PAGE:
Operation is simple. Push in the plunger to activate freewheeling, accelerate normally to about 30 MPH, press the button (and make sure the light comes on), then lift off the throttle. You‘ll feel it drop into OD like an automatic transmission shift, the engine gets really quiet, and you keep accelerating. That’s all there is to it. To drop out of OD, just depress the clutch and it clicks off. Interestingly, you can make the 1-2 and 2-3 and even 3-2 shifts without the clutch when freewheeling is activated, which is nice for clutch wear, and it shifts a lot more smoothly without any driveline lash. But as I said, the downside is that when you’re out of OD and have freewheeling activated, there’s no engine braking. If you need engine braking, just lightly apply some throttle and pull the plunger out and it returns to fully engaged with plenty of engine braking. If any of this is confusing, let me know because it was confusing to me until I actually started using it, then it made perfect sense.

To make a long story longer, the overdrive makes the car vastly more user-friendly on the road. It's easy to use, and the difference it makes in comfort, performance, and longevity cannot be overstated. I was on 225-mile tour two weeks ago, and it easily kept up with a 1948 Cadillac running at 50-55 MPH through some rolling hills here in Ohio, never went above 165 degrees on a 93-degree day, the battery stayed charged, and it was comfortable rather than tiring. Fuel economy is still awful, but not quite as awful as it was before (perhaps 15 MPG on the open road with the overdrive engaged).

I spent about $2300 on the overdrive from Lloyd, and probably another $200 or so in miscellaneous wires, brackets, screws, and fittings, plus about $150 for the exhaust wrap. I'm not counting the money I paid to remove and install the differential/torque tube/transmission since all that stuff was out anyway for a transmission rebuild, but that was probably a truly massive PITA job.

In summary, it was WORTH EVERY PENNY, even with the frustration and early teething problems.

I hope this helps someone else considering an overdrive. I wouldn't hesitate to do it again, and am seriously considering sending my '41 Buick's torque tube down to Lloyd to get one while I can (he's about 90 years old). Imagine what it could do with 200 horsepower behind it and a set of 3.90 gears in the Buick!

Edited by Matt Harwood (see edit history)
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I did not go the overdrive route, but installe a ring and pinion to change the ratio. My 1940 Buick came with a 4.4 axle ratio, and I installed a 3,4 in its place. The engine has more than enough torque to handle the taller gear, and the car now cruises effortlessly at 65-70 MPH

Overdrives are really the way to go as they leave you with the lower starting gears.

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If you are down to only 10% of the time not engaging, try this trick:

Instead of just pushing the button to engage OD and seeing ther light go off again, Hold your finger on the button and let off of the gas - the OD will kick-in, and once engaged, will stay in until you step on the clutch. Guess how I know? Been there, done that, love Lloyd's ODs. He has done at least three for me. When you are doing an actual 60mph, your engine thinks it is doing 42 mph --- a 30% reduction.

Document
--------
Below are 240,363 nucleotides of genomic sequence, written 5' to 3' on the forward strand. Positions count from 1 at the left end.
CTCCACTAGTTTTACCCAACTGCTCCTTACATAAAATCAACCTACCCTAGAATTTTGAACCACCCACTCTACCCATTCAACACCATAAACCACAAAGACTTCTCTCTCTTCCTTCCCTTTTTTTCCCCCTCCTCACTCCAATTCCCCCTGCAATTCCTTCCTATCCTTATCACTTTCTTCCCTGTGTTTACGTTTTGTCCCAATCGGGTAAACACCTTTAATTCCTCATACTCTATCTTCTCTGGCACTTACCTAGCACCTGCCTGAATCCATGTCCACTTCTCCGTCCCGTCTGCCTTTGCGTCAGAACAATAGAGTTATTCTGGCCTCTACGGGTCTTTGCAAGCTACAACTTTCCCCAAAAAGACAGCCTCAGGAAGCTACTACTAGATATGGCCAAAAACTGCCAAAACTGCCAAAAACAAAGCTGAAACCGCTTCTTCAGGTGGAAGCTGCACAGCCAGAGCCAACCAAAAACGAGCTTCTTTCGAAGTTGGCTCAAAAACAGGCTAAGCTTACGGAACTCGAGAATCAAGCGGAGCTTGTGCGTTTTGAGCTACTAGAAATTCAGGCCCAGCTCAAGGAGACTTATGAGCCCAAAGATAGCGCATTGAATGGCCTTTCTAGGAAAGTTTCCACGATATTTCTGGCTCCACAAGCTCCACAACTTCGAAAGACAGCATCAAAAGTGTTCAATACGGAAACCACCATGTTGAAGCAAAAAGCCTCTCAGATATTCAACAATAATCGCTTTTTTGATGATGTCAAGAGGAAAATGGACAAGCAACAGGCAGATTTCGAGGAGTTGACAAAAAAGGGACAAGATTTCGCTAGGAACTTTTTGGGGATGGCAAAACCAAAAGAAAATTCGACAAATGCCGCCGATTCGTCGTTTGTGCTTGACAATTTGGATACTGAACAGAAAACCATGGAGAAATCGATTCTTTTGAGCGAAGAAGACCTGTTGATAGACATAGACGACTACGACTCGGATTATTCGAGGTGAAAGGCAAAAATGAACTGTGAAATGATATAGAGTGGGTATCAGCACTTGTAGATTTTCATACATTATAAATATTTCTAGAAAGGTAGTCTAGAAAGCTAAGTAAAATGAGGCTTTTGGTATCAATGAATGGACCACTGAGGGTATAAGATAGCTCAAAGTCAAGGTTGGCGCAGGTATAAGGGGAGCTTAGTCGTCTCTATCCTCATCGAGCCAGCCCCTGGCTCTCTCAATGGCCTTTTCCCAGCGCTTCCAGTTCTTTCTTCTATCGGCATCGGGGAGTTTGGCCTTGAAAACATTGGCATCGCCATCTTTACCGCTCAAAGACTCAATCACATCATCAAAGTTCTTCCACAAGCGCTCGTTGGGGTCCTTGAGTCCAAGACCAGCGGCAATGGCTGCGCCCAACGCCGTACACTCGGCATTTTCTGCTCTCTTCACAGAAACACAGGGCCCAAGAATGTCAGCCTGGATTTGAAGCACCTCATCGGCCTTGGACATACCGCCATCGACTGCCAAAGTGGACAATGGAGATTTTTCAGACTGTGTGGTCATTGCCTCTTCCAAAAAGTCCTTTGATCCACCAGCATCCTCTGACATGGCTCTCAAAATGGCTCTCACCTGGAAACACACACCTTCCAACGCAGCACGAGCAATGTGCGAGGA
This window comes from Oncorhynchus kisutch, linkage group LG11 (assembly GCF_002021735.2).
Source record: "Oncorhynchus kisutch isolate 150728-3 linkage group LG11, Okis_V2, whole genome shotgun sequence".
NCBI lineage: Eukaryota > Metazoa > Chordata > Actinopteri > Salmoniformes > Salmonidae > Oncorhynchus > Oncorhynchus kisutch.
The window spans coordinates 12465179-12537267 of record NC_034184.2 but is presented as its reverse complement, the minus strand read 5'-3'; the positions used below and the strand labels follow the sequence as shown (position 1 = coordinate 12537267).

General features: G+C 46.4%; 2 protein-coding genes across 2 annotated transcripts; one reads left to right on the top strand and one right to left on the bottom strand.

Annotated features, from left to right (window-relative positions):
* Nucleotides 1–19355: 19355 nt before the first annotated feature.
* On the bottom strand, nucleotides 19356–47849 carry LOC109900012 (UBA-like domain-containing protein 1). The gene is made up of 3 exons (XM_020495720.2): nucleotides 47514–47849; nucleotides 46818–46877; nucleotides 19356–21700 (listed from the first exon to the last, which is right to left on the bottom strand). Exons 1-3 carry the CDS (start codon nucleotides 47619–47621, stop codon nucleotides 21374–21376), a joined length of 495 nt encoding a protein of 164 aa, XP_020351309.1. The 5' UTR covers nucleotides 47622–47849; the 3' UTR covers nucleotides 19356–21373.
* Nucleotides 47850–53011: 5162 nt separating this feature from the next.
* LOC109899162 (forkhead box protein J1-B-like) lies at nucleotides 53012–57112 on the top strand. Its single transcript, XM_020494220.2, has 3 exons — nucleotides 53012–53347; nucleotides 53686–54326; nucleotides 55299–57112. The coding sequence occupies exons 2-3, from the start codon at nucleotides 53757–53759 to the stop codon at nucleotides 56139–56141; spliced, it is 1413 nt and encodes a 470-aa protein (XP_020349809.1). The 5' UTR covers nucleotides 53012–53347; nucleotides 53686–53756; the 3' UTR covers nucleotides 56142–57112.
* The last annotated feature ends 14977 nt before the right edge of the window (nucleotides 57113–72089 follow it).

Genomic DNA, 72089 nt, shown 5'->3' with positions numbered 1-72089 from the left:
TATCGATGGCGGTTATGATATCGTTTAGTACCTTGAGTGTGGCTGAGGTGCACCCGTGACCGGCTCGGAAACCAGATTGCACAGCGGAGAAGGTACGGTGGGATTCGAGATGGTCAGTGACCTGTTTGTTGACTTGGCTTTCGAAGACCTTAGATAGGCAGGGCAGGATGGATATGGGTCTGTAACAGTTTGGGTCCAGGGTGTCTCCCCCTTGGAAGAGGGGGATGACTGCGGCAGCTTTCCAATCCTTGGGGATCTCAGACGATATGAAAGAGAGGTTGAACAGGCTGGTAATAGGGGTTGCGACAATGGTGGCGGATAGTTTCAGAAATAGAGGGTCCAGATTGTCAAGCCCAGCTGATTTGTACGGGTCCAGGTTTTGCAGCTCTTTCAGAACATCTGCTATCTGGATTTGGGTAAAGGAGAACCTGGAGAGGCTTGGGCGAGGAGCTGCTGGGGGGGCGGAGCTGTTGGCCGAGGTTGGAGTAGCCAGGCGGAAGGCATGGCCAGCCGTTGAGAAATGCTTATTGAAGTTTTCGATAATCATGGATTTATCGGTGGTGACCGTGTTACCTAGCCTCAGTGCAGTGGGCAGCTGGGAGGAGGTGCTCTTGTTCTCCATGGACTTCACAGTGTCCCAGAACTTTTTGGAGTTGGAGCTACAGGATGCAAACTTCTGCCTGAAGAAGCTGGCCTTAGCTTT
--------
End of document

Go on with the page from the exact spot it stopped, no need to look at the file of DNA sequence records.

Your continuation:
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I read with interest your OD treatise. Thanks for the info."

I am not at all familiar with 20's era cars. You did state that "If any of this is confusing, let me know because it was confusing to me until I actually started using it, then it made perfect sense," I am letting you know.

How does one "make the 1-2 and 2-3 and even 3-2 shifts without the clutch when freewheeling is activated?" In modern-day cars, even with the engine off, one would need to depress the clutch to shift gears.

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Shifting gears is simply a matter of matching the speed of the gears on the driven [engine] side of the transmission with the gears on the output side [wheels]. In the early days, double-clutching did this, decoupling the gears from the engine, then re-engaging the clutch in neutral to speed them up to the speed of the wheels, then clutching again to put them into contact. As long as all the parts are spinning at the same speed, it all fits together nicely.

Synchronizers do this automatically, speeding up the gearset to match the speed of the wheels, hence no clashing (in fact, my 1929 Cadillac is the first car to have synchronizers in the transmission and they work rather well). Skilled drivers are able to do this by practice, and even with synchronizers, it's important to match revs to avoid wear and tear. Today, most heavy truck drivers do not use the clutch to do anything other than get the truck rolling from a stop--after that, all shifts are made by matching revs and without the clutch.

Next time you drive a manual transmission car, try shifting without the clutch. The key is not allowing either the engine to drive the wheels nor the wheels to drive the engine; you can't simply lift off the throttle entirely, but find a speed at which there's no load on the transmission. You'll have to go slowly and don't force it, but eventually you'll find an engine speed that matches road speed and the shifter slips effortlessly into gear with no clutch necessary.

Freewheeling is essentially like a clutch, but instead of decoupling the engine from the transmission, it decouples the wheels from the transmission. The net effect is the same, and it's easier to match revs and make a clean shift.

In short, you're simply moving the clutch from in front of the transmission to behind it, but it all works the same when it comes to shifting.

Hope this helps.

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It is not necessary to use the clutch when shifting gears, even on today's cars. Downshifting is a little more difficult, but it can be done.

The freewheeling makes it much easier because you don't have to match the engine speed with the transmission.

Are you coming up for CoA? Maybe you could teach me to shift without a clutch. I'm not having any luck at all.:(